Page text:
“Our intent is to stay with the same plan in 2014 and see where this thing shakes out,” Connery said.
But Connery has spoken to some of NEMF’s trucking counterparts who altered benefits packages to include high-deductible options that have smaller monthly premiums, thus allowing employees to choose plans that require less out of each paycheck.
Some trucking firms have more flexibility as non-unionized companies, he noted. While NEMF has looked into high-deductible plans for the future, any changes must be collectively bargained. Roughly two-thirds of NEMF’s workforce is unionized.
Penn National Gaming’s (PENN) Hollywood Casino in Grantville, Pa., recently decided to cut back on hours as well. It's unclear if additional locations are doing the same. The casino operator didn’t respond to a request for clarification.
Home Depot (HD) and privately held Trader Joe’s made headlines when they unveiled plans to transition part-time employees off their own insurance plans.
The California-based grocery chain has long provided healthcare benefits for its part-time workers. Now employees who work less than 30 hours a week will be directed to purchase coverage elsewhere. Trader Joe’s told affected employees it will cut a check for $500 in January to help cover the cost of insurance purchased through the subsidized exchanges.
According to Trader Joe’s, providing coverage for its part-timers who log 18 hours or more will not be worth the cost under ObamaCare, since low-wage workers will be eligible for tax subsidies when buying insurance.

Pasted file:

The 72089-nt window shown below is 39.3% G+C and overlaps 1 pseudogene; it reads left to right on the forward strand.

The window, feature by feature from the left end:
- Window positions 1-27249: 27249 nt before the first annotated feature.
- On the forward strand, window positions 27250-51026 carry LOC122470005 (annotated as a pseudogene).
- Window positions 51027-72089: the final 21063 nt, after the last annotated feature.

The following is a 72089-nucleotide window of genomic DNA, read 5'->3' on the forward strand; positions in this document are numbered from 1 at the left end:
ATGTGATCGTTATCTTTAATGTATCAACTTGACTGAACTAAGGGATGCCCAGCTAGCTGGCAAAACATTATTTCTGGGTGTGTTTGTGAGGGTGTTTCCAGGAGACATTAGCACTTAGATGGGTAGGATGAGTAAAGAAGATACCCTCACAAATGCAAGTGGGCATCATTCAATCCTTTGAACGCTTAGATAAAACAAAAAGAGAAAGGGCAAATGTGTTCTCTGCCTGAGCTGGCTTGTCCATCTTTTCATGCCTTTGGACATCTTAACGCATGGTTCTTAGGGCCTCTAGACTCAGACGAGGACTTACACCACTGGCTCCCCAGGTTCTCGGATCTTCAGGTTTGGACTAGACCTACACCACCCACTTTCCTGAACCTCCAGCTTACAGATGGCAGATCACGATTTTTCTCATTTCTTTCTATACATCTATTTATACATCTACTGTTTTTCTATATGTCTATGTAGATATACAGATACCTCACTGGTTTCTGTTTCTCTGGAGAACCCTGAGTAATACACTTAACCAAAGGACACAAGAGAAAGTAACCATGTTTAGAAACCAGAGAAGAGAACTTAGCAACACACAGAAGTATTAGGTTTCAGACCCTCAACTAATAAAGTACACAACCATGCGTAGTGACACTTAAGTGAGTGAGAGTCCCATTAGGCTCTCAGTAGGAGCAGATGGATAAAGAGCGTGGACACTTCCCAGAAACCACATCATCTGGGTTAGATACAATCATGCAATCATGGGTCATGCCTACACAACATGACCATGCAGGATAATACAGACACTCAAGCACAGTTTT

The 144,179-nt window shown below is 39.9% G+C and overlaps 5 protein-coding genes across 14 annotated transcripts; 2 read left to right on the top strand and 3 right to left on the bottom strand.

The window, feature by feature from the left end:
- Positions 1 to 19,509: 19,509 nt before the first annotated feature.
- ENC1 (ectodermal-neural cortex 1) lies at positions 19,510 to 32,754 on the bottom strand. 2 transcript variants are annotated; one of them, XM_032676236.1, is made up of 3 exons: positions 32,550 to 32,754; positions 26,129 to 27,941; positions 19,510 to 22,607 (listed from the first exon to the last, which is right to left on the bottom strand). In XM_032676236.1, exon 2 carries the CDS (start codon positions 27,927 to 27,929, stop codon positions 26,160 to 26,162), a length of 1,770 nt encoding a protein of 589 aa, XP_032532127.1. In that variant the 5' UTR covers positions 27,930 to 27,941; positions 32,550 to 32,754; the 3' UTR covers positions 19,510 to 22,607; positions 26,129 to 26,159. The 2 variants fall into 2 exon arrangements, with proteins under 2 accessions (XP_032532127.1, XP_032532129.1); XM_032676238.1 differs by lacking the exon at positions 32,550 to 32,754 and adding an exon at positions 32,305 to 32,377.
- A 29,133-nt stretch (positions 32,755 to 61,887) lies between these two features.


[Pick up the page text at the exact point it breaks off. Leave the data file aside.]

Home Depot said about 20,000 part-time workers had limited liability medical plans, which companies can no longer offer under the new health law. The home-improvement retailer also said its full-time employees will be paying more for the same coverage as a result of higher healthcare costs.
Complicating the situation for businesses is uncertainty over the law. The Federal Reserve’s Beige Book, which evaluates the business environment in each of the 12 districts, has cited ObamaCare as a source of angst.
The latest Beige Book, released about two weeks ago, said contacts in several districts “were cautious to expand payrolls, citing uncertainty surrounding the implementation of the Affordable Care Act and fiscal policy more generally.”
“We’re very concerned about all the uncertainty,” Connery said. Like a lot of other companies, “the information we’ve been receiving has a lot of uncertainty attached to it.”
Trade groups have called for changes to the law. The National Restaurant Association has called for a change to its definition of a full work week, pointing to legislation that was already introduced in the House and Senate.
A study from the University of California at Berkeley’s Center for Labor Research and Education indicated that ObamaCare may especially be a headwind for the restaurant industry, which heavily relies on hourly workers.
The report estimated about 16% of restaurant employees are at risk of seeing their hours reduced to below the 30-hour threshold. Nearly 21% of all restaurant workers log between 30 and 36 hours a week, compared to 8.9% across all industries.
Earlier this month, the National Retail Federation said the “serious implementation challenges” for businesses and “heavy burdens and mandates the law places on retailers and restaurants” must be addressed.